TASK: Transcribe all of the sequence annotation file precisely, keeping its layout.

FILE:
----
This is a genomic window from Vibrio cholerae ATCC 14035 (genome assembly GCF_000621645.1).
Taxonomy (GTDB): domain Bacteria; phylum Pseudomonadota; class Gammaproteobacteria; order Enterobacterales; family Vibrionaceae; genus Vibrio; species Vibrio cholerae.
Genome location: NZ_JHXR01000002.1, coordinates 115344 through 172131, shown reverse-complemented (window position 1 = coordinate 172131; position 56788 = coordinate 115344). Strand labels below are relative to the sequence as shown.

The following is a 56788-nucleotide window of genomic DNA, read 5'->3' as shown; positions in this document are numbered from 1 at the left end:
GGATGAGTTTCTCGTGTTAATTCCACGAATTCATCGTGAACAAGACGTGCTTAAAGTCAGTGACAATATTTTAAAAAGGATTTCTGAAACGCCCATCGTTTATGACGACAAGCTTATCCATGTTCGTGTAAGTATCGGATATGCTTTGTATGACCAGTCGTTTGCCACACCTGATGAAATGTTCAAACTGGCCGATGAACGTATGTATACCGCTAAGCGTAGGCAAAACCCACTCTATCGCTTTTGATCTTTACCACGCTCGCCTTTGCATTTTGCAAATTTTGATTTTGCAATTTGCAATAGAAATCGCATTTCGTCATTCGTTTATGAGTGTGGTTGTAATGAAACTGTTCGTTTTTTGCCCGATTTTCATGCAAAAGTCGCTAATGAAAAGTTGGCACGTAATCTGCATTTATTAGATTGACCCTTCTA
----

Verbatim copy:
This is a genomic window from Vibrio cholerae ATCC 14035 (genome assembly GCF_000621645.1).
Taxonomy (GTDB): domain Bacteria; phylum Pseudomonadota; class Gammaproteobacteria; order Enterobacterales; family Vibrionaceae; genus Vibrio; species Vibrio cholerae.
Genome location: NZ_JHXR01000002.1, coordinates 115344 through 172131, shown reverse-complemented (window position 1 = coordinate 172131; position 56788 = coordinate 115344). Strand labels below are relative to the sequence as shown.

The following is a 56788-nucleotide window of genomic DNA, read 5'->3' as shown; positions in this document are numbered from 1 at the left end:
GGATGAGTTTCTCGTGTTAATTCCACGAATTCATCGTGAACAAGACGTGCTTAAAGTCAGTGACAATATTTTAAAAAGGATTTCTGAAACGCCCATCGTTTATGACGACAAGCTTATCCATGTTCGTGTAAGTATCGGATATGCTTTGTATGACCAGTCGTTTGCCACACCTGATGAAATGTTCAAACTGGCCGATGAACGTATGTATACCGCTAAGCGTAGGCAAAACCCACTCTATCGCTTTTGATCTTTACCACGCTCGCCTTTGCATTTTGCAAATTTTGATTTTGCAATTTGCAATAGAAATCGCATTTCGTCATTCGTTTATGAGTGTGGTTGTAATGAAACTGTTCGTTTTTTGCCCGATTTTCATGCAAAAGTCGCTAATGAAAAGTTGGCACGTAATCTGCATTTATTAGATTGACCCTTCTA